Having tried the spritz before and not enjoying the bitterness, I sat happily at The Takeaway Bistrot sipping on a glass of prosecco and snacking on crisps, hams and breads. It’s an interesting place, known for being the first take away in Milan. These days it’s better known for hosting wine tasting sessions and its popularity with local journalists. It’s a great spot to sit outside, and you can see glimpses of old Milan – which was once full of canals.
Feeling rested, and a little tipsy, it was on to a surprise stop – Enoteca Cotti. Another historic marker on Milan’s map, with the Cotti family running the alcohol store since the 50s. The treasure trove had sections dedicated to each part of Italy, and a ‘collectors’ shelf with bottles priced at over 2000 EUR!Rather than drinking though, Veronica had something different in mind. The store had vapourised Italy’s popular digestif grappa! With one spray we sniffed away, identifying notes of wood and honey… oh and unlike when I’ve tasted grappa, I was still standing after!!
The final stop was Princi – a smart pizza and pasta bar, and the newest of a small family-run chain. Interestingly, it wasn’t my first time at a Princi, as there is a popular one on Wardour Street in London. I’ve always loved the food there, but had no idea its roots were authentically Italian.. We got stuck into some classic margherita pizza slices which were deep, doughy and tasty. It wasn’t thin and crispy as I’d expected all Italian pizza to be… but I soon learn the pizza varies from region to region. The only thing they all agree on, is that pineapple should never be put on a pizza! One of my favourite touches at Princi– the huge basil plants on the tables that you could help yourselves to!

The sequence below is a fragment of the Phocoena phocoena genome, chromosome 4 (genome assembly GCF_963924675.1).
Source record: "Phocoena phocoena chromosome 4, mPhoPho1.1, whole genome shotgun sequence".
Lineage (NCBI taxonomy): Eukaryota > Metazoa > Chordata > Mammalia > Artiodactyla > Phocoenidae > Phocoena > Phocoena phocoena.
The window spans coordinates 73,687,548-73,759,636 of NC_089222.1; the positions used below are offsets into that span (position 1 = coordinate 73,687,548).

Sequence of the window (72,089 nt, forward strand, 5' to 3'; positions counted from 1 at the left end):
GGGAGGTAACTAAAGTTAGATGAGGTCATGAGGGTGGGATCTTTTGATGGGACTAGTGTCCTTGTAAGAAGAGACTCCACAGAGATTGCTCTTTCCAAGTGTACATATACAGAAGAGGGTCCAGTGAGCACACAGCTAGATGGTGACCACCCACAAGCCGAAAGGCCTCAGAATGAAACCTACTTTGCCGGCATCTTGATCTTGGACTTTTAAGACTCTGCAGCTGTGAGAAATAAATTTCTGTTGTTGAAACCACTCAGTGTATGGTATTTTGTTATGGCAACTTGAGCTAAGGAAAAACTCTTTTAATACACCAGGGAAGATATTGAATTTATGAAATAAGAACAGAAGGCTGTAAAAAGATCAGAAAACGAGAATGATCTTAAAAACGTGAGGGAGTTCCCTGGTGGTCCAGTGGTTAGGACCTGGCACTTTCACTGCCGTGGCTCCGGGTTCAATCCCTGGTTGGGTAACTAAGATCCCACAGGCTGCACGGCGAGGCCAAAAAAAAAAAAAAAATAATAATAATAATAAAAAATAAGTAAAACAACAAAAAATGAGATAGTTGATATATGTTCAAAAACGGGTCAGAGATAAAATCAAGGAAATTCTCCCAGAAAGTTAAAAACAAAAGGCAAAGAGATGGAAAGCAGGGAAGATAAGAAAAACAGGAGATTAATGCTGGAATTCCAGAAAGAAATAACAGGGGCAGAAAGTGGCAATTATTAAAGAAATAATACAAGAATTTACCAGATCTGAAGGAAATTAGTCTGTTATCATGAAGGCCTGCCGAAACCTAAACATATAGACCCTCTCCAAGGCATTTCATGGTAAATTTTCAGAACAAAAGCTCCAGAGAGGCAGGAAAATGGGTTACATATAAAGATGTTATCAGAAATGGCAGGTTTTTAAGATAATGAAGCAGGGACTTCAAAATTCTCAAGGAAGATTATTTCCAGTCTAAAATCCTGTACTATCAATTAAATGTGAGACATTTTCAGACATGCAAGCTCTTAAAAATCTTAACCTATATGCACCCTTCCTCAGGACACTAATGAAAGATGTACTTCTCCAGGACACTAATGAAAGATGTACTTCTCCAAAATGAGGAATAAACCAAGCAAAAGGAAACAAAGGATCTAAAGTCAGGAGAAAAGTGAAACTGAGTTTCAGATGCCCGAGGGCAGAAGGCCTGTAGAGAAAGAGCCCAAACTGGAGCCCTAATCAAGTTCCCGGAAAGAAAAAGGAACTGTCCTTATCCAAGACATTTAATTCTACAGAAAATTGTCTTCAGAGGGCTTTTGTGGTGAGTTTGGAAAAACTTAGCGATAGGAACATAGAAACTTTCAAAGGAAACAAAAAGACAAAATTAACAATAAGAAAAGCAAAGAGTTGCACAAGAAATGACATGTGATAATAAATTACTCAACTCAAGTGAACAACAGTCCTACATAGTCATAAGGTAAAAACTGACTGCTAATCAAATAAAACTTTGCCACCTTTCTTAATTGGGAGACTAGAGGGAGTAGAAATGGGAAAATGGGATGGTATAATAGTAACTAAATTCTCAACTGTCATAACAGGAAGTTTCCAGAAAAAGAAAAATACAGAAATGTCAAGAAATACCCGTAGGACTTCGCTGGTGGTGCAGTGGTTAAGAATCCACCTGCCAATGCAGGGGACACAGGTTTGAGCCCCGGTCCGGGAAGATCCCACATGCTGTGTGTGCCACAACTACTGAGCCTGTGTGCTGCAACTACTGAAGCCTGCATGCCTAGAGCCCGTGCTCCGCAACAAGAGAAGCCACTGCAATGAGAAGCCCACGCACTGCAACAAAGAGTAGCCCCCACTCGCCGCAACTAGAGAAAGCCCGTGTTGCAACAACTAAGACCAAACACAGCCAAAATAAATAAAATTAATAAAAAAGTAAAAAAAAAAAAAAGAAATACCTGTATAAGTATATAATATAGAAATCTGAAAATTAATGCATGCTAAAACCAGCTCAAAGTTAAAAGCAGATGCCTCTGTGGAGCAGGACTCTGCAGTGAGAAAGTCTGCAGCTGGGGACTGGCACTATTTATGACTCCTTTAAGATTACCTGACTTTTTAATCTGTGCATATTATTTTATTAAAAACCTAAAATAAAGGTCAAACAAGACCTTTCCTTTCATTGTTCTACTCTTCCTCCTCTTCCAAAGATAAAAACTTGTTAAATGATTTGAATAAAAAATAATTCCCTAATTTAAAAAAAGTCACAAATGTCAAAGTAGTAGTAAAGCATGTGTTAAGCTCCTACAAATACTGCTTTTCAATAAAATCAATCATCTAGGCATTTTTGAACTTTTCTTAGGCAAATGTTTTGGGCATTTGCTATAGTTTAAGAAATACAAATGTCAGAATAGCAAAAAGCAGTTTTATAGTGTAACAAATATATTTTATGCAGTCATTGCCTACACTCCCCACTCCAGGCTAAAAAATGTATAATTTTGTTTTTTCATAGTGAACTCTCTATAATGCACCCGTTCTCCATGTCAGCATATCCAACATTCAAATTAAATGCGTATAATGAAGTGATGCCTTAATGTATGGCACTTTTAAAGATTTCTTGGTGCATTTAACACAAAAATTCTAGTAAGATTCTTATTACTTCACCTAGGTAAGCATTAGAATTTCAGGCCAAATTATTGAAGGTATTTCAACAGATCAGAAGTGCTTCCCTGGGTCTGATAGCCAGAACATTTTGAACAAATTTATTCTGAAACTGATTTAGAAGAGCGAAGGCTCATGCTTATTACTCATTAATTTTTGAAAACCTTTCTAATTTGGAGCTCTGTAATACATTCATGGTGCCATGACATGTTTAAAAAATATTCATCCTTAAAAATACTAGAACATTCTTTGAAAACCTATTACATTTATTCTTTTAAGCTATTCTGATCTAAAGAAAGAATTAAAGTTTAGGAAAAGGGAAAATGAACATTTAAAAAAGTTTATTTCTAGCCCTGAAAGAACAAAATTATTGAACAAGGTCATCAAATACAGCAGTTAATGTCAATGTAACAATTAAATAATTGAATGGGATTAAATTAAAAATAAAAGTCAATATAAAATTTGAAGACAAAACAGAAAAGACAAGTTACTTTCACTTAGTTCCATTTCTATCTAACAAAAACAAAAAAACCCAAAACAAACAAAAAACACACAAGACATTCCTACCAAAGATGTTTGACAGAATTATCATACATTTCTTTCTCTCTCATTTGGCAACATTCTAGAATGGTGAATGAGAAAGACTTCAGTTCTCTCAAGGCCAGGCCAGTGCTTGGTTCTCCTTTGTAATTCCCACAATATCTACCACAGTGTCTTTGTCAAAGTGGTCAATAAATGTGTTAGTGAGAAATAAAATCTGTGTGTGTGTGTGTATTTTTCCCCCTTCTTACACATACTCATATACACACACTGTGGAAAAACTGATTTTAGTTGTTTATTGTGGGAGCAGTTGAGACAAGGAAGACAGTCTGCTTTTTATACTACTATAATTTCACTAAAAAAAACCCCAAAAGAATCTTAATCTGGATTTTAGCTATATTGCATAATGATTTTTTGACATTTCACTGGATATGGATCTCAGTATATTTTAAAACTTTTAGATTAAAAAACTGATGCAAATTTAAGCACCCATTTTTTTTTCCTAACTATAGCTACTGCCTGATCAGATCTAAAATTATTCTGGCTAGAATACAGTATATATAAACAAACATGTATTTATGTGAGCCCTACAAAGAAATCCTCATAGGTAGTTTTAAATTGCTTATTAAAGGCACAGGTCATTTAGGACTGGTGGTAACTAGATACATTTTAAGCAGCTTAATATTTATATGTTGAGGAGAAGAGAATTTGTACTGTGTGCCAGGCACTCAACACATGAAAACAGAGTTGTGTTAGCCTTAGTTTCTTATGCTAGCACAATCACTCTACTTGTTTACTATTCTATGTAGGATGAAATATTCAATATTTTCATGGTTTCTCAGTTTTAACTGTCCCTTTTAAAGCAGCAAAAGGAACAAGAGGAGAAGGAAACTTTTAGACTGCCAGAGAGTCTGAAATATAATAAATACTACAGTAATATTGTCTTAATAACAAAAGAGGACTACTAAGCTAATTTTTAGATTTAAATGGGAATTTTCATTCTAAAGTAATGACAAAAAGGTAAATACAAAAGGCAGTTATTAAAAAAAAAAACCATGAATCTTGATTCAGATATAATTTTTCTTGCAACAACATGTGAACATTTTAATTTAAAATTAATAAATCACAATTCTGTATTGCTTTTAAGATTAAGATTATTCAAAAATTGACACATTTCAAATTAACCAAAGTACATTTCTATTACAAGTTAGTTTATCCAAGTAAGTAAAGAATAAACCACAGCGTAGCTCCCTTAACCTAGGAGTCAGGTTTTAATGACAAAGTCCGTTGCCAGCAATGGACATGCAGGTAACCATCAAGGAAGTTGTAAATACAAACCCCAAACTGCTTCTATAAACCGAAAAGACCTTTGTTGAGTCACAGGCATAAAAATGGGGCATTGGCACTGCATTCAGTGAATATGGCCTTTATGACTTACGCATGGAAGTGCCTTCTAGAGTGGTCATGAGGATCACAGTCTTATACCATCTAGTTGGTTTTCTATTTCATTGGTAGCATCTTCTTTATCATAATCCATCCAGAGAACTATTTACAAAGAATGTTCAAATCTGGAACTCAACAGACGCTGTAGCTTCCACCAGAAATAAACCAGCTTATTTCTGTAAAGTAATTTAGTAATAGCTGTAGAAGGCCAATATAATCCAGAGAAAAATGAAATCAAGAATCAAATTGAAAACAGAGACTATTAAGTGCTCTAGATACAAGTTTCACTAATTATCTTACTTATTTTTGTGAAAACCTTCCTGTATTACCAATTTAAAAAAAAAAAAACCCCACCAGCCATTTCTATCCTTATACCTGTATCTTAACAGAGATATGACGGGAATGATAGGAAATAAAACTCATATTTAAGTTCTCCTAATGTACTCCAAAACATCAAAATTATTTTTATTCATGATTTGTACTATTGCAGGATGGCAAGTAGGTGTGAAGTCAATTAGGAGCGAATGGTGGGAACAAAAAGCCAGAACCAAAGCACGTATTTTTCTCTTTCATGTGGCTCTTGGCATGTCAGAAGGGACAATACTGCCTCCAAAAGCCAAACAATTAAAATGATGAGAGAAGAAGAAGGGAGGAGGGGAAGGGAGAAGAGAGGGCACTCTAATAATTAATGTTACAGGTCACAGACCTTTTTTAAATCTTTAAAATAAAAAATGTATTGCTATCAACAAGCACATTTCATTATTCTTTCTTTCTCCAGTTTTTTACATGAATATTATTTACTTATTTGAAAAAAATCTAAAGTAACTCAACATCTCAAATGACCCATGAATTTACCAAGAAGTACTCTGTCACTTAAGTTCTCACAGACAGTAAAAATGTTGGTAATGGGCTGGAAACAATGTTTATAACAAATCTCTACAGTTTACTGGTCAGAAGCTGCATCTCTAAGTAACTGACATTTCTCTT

As the food tour came to an end, it was time to roll back home, but not before a quick stop by Eataly – a converted theatre housing an Italian supermarket, street food stalls and restaurants. With dedicated sections to every element of Italian cooking (from wine to cheese and ham to pasta) all at affordable prices, it was a great place to pick up a few gifts for my foodie friends…and myself!
The Milan Food Tour was a great way to see an area of the city I might not have ventured into otherwise. Veronica was the perfect guide, and my enjoyment of the city over the following days was enhanced with my new knowledge!
The Milan Food Tour costs 65 EUR. Find out more and book here.
Fancy learning more about the food scene in Milan? Read all about Milan’s street markets.